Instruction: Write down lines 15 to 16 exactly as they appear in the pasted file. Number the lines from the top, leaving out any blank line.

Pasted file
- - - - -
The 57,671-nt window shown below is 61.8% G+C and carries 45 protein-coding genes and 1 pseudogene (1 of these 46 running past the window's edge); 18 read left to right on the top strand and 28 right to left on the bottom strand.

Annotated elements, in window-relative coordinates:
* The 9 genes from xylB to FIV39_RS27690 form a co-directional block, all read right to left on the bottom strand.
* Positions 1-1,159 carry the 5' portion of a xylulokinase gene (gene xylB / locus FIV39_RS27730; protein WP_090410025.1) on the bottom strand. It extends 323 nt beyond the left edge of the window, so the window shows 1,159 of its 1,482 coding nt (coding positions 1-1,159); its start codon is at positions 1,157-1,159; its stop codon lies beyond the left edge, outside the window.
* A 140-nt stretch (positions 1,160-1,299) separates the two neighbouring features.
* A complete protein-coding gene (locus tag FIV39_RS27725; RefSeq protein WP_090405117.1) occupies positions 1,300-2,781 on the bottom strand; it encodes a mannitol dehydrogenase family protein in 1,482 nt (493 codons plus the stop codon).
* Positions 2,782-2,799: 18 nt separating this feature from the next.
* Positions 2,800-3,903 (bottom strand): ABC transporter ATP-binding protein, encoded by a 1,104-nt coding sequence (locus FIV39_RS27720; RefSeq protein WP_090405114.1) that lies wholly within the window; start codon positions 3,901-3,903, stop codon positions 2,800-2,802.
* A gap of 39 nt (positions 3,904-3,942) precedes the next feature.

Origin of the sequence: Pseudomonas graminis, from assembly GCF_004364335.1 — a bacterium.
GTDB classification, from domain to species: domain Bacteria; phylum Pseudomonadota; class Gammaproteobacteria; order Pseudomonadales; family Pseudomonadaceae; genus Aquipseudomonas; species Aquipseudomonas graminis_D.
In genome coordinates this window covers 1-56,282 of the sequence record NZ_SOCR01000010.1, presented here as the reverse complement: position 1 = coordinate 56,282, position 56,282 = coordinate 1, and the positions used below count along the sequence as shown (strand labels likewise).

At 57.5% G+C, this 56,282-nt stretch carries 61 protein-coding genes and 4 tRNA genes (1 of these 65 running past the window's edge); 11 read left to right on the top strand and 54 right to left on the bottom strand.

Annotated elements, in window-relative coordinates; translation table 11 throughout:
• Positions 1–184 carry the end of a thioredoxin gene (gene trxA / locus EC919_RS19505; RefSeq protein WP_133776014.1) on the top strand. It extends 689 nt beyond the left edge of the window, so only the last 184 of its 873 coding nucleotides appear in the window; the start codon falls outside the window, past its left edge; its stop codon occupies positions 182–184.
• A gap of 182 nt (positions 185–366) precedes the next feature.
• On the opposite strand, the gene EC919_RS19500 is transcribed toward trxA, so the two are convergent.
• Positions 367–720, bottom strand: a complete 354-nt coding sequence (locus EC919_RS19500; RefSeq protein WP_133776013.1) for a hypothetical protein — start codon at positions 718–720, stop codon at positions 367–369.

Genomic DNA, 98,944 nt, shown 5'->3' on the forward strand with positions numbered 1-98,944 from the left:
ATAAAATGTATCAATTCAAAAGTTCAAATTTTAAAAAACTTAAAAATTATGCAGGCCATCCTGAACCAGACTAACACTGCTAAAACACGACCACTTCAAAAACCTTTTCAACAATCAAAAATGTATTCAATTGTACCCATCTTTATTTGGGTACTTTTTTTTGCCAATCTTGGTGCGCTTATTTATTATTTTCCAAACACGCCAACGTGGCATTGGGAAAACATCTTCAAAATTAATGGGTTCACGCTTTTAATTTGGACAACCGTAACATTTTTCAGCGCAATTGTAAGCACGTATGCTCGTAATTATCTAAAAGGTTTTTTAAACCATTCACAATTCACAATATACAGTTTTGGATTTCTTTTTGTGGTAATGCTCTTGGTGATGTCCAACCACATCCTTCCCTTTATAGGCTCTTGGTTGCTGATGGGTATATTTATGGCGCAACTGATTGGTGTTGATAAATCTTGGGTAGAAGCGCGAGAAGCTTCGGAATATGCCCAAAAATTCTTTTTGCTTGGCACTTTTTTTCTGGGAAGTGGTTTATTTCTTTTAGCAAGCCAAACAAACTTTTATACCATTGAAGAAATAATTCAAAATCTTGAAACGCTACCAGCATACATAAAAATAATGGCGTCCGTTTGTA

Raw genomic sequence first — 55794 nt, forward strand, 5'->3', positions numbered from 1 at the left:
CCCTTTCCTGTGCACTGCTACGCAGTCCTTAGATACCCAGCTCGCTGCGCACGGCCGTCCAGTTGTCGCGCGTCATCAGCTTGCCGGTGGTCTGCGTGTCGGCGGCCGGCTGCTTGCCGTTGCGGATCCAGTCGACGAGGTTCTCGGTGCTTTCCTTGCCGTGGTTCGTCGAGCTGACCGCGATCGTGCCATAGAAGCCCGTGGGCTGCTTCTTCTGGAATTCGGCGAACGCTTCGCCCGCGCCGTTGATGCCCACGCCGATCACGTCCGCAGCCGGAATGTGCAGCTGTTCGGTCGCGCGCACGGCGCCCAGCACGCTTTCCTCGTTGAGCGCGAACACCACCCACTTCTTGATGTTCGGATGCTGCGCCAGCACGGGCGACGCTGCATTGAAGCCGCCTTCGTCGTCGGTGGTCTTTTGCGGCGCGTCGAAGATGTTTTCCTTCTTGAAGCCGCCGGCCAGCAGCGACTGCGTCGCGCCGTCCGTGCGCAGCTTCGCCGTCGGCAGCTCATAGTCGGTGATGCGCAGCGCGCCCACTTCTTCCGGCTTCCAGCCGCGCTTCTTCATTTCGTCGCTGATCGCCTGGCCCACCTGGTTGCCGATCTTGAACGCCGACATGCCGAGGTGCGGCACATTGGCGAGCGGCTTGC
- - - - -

• Positions 1–184 carry the end of a thioredoxin gene (gene trxA / locus EC919_RS19505; RefSeq protein WP_133776014.1) on the top strand. It extends 689 nt beyond the left edge of the window, so only the last 184 of its 873 coding nucleotides appear in the window; the start codon falls outside the window, past its left edge; its stop codon occupies positions 182–184.
• A gap of 182 nt (positions 185–366) precedes the next feature.